C-L Psychiatrists Need to be Aware of Post-Weaning Depression

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C-L Psychiatrists Need to be Aware of Post-Weaning Depression

Failure to diagnose potentially endangers mother and baby

Post-weaning depression may go undiagnosed potentially endangering the safety of mother and baby is the conclusion of a research paper highlighted by Jyoti Sachdeva, MD, within the latest selection of Annotations on the ACLP website.

The research paper Weaning and Depression: A Closer Look by Sharma Wood, KN, et al, describes how the association of weaning with depression has long been recognized.

However, interest in the study of post-weaning depression has waned over the last few decades partly due to changes in the nosology of perinatal psychiatric disorders.

In this paper, the authors review the paucity of literature on the subject and conclude that post-weaning depression is a rare but severe complication of breastfeeding cessation. “Given that post-weaning depression is an understudied and often undiagnosed clinical condition, research is needed to address this important unmet need,” they say.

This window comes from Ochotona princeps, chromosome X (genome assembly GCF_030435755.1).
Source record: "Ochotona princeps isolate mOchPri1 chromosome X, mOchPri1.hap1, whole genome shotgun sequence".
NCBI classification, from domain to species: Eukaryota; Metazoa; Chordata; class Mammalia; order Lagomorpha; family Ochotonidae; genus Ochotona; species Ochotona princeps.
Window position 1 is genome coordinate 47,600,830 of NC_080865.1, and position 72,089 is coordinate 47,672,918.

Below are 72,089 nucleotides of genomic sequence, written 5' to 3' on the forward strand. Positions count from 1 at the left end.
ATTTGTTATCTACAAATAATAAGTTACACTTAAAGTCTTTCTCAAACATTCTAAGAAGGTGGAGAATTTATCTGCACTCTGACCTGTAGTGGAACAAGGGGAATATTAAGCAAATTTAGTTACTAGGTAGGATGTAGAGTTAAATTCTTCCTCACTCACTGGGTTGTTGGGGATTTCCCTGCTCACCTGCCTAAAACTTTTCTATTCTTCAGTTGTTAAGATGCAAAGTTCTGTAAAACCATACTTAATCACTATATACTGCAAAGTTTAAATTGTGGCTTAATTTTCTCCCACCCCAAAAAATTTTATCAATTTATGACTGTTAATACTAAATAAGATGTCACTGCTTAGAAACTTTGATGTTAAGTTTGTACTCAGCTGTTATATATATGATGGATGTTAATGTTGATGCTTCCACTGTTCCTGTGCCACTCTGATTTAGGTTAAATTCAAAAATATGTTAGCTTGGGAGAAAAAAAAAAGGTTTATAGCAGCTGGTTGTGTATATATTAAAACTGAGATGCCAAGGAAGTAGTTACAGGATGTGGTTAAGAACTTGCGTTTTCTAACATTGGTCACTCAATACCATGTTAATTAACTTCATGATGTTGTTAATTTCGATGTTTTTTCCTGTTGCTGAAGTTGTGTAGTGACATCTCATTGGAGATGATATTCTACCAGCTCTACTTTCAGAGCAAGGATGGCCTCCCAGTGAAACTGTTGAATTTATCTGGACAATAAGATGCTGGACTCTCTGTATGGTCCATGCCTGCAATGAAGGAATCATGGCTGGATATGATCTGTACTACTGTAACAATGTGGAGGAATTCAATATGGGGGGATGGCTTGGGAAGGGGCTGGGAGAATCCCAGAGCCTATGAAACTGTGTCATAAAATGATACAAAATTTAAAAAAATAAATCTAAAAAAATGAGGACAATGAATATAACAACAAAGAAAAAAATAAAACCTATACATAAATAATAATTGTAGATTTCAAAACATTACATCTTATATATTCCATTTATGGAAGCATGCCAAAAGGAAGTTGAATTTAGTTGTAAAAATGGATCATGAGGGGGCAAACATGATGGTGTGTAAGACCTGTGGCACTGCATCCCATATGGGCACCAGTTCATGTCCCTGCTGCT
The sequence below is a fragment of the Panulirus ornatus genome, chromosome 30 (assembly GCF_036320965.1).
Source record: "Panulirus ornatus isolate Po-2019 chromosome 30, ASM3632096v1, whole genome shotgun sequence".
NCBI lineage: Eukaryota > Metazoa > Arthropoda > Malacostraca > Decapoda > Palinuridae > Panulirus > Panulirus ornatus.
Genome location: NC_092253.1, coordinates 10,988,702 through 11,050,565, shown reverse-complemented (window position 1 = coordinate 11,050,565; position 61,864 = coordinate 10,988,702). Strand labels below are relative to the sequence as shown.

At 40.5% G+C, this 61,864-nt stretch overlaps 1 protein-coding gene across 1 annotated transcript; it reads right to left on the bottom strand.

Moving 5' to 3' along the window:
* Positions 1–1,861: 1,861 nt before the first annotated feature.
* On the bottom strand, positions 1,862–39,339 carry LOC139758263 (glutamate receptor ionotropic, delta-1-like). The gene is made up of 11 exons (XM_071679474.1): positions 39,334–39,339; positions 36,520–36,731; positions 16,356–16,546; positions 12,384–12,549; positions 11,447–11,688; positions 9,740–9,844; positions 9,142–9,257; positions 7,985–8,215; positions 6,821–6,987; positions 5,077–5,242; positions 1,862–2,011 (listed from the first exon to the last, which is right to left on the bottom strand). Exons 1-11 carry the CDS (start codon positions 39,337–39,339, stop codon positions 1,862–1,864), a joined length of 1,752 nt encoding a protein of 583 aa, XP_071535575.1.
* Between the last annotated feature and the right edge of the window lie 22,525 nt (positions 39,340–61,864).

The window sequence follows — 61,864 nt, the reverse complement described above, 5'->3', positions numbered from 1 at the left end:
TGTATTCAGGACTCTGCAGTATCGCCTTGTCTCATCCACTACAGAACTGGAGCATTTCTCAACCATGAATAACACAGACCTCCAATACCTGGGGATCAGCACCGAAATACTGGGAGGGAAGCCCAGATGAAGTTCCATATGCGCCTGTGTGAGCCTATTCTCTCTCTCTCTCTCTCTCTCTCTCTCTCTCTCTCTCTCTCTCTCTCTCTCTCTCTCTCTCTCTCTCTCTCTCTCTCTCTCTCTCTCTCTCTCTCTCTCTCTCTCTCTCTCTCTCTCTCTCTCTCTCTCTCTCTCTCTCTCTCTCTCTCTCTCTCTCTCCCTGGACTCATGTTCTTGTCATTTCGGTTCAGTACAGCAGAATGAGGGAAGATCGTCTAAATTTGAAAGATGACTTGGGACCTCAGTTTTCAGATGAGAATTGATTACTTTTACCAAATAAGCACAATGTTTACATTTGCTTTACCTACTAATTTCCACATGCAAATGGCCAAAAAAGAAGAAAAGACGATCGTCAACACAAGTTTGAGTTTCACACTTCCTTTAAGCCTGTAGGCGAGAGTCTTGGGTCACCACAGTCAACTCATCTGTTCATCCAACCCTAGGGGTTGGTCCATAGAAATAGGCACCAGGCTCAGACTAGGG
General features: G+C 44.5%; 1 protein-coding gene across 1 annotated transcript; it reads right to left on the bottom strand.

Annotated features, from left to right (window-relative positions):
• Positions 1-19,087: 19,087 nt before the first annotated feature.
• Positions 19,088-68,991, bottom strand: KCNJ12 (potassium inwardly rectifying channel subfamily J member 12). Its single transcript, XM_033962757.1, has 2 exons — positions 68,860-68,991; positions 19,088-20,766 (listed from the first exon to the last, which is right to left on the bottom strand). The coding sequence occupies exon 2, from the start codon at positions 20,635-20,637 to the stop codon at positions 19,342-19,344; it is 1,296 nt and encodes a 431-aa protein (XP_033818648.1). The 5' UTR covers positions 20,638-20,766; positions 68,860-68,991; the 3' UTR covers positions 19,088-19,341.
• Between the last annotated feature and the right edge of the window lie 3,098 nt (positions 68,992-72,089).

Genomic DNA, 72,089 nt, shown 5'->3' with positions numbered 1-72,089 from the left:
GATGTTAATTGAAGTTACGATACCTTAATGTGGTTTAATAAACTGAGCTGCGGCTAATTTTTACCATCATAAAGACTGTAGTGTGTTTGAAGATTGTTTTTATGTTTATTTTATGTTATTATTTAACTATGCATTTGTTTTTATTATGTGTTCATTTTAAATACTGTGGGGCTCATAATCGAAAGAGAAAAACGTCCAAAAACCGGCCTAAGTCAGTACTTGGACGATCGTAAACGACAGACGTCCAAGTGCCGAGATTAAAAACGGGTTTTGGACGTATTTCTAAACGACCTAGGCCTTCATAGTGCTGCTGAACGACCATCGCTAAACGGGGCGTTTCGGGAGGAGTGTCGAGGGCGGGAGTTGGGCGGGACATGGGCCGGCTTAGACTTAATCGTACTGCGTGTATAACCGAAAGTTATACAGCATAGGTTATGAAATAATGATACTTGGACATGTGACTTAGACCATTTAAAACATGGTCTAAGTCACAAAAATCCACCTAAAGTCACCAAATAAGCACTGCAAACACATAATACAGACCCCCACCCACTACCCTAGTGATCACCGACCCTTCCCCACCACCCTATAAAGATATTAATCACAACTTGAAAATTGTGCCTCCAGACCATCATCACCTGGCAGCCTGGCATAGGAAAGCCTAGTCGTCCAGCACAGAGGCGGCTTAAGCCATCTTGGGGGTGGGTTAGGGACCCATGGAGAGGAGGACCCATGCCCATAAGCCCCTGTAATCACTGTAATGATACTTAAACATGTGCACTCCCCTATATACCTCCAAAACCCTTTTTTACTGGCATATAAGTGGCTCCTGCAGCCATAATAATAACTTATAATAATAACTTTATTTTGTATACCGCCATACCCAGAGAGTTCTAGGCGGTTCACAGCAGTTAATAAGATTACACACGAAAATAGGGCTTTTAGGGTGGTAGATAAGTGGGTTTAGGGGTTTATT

Studies to date have found both a protective effect of breastfeeding on postpartum depression (PPD) as well as antenatal anxiety and depression conferring increased risk of premature breastfeeding cessation.

Post-weaning depression is often mislabelled as ‘late onset PPD’. “The termination of lactation appears to be a vulnerable period for depression and post-weaning depression appears to be a severe phenotype marked by presence of psychotic features, treatment refractoriness, and higher risk of psychiatric hospitalization,” say the authors. “Abrupt cessation of breastfeeding may increase risk for such a mood episode.

“It is important to enquire about hypomanic or mixed symptoms. Resumption of breastfeeding and a gradual taper may be considered in cases of symptom onset occurring with abrupt cessation of breastfeeding.”

It is important for C-L psychiatrists to be aware of post-weaning depression so they can educate their expectant patients, says Dr. Sachdeva. Women are typically screened for PPD at six weeks postpartum, but post-weaning depression may go undiagnosed, potentially endangering both mother and baby.

The first quarter’s Annotations in 2024 is here. Each quarter, the Academy’s Guidelines & Evidence-Based Medicine Subcommittee posts commentary on recent journal articles with contributions by experts in subspecialty areas of C-L Psychiatry.


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